of the soil on which we dwell. Heavy, towering buildings often stand on a soil which is filled to the extent of a third of its volume with air. The investigation of ground-air has just begun, but it has already surprised us with some unexpected revelations. Ground-air is distinguished from the air that passes over the surface by the higher proportion of carbonic acid it contains, which increases, as a rule, with the distance from the surface, and to which our springs owe their charges of that gas. This carbonic acid is chiefly derived from organic matters and organic life in the ground, with which it increases and diminishes. Air brought by Zittel from the dead dry soil of the Libyan Desert, sealed in glass tubes, showed no larger proportion of carbonic acid than the free superficial air, but the ground-air from a palm-garden in the oasis of Farafreh yielded much carbonic acid. That this gas is mostly derived from organic changes is shown from the investigations of Fleck, Fodor, Wolffhügel, Möller, Wallny, and others, who found that the proportion of oxygen in ground-air was lower, while that of carbonic acid was higher, than in free air.
That the air in the soil does not become stagnant, but is always in motion, though sluggish, not only follows from physical laws, but may be easily proved by experiments and observations. Our houses are aired or ventilated in no small degree by the ground-air. Renk has been inquiring, with the aid of Recknagel's differential manometer, whether the air flows from the ground into the house or from the house into the ground, and has found that through most of the year the draft is from the ground into the house. He has also found that the ground-air, which is sucked into the house, brings, dust with it, and other observers have shown that the same air also carries germs susceptible of development in suitable solutions.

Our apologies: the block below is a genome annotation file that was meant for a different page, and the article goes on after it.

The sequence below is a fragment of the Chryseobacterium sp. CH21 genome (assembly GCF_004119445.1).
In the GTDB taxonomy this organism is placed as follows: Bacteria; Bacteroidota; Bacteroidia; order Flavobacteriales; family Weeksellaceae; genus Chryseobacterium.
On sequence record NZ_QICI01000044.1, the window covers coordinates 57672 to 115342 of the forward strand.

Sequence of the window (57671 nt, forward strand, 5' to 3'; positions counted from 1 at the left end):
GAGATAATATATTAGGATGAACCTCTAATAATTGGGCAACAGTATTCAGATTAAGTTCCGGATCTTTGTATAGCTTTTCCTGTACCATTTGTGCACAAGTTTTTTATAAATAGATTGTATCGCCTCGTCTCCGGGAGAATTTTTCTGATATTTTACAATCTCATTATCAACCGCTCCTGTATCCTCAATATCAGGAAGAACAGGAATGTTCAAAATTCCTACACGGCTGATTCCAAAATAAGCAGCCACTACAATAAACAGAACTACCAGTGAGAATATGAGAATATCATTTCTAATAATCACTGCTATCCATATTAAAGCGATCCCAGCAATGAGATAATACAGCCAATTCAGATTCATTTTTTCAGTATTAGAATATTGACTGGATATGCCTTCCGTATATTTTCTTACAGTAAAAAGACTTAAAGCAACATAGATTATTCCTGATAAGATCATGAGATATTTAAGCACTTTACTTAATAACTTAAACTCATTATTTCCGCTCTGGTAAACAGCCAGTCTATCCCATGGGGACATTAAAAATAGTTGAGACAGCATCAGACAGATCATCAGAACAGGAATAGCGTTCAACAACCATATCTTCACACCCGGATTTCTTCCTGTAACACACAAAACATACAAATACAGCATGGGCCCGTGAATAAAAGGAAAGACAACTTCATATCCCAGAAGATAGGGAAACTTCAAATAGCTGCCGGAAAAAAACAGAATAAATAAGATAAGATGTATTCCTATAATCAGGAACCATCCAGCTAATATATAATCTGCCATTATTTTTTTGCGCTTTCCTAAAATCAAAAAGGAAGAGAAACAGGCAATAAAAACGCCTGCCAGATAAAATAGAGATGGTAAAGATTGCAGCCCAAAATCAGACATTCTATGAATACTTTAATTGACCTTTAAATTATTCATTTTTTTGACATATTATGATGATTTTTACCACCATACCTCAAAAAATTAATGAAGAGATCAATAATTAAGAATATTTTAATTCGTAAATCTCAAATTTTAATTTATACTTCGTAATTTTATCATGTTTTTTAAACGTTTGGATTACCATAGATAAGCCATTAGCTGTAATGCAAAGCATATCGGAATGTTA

It is thus easy to see how the soil affects our health without our having to eat it; the ground-air plays the part of an always ready intermediate agent, so far as concerns the molds. In this light it is easily seen why some houses sometimes have to suffer so badly from certain conditions of the soil, especially when they are badly ventilated. The movement of the air in a close house is many thousand times less active than where the circulation is free; and the air entering into the house suffers correspondingly less dilution than that passing into the free atmosphere, and leaves in it much more of what it brings up from the ground. While the house is heated during the cold season, and at night in the summer, while the air within-doors is warmer than the surrounding out-door air, the houses act as draught-flues, and suck air out from the ground as if they were cupping-glasses set over it. Experience has long taught us that it is most dangerous to sleep—that is, to pass the night in such noted fever regions as the Pontine Marshes.
Many persons believe that the ground-air is an object whose existence is still pre-eminently theoretical, and that its practical influence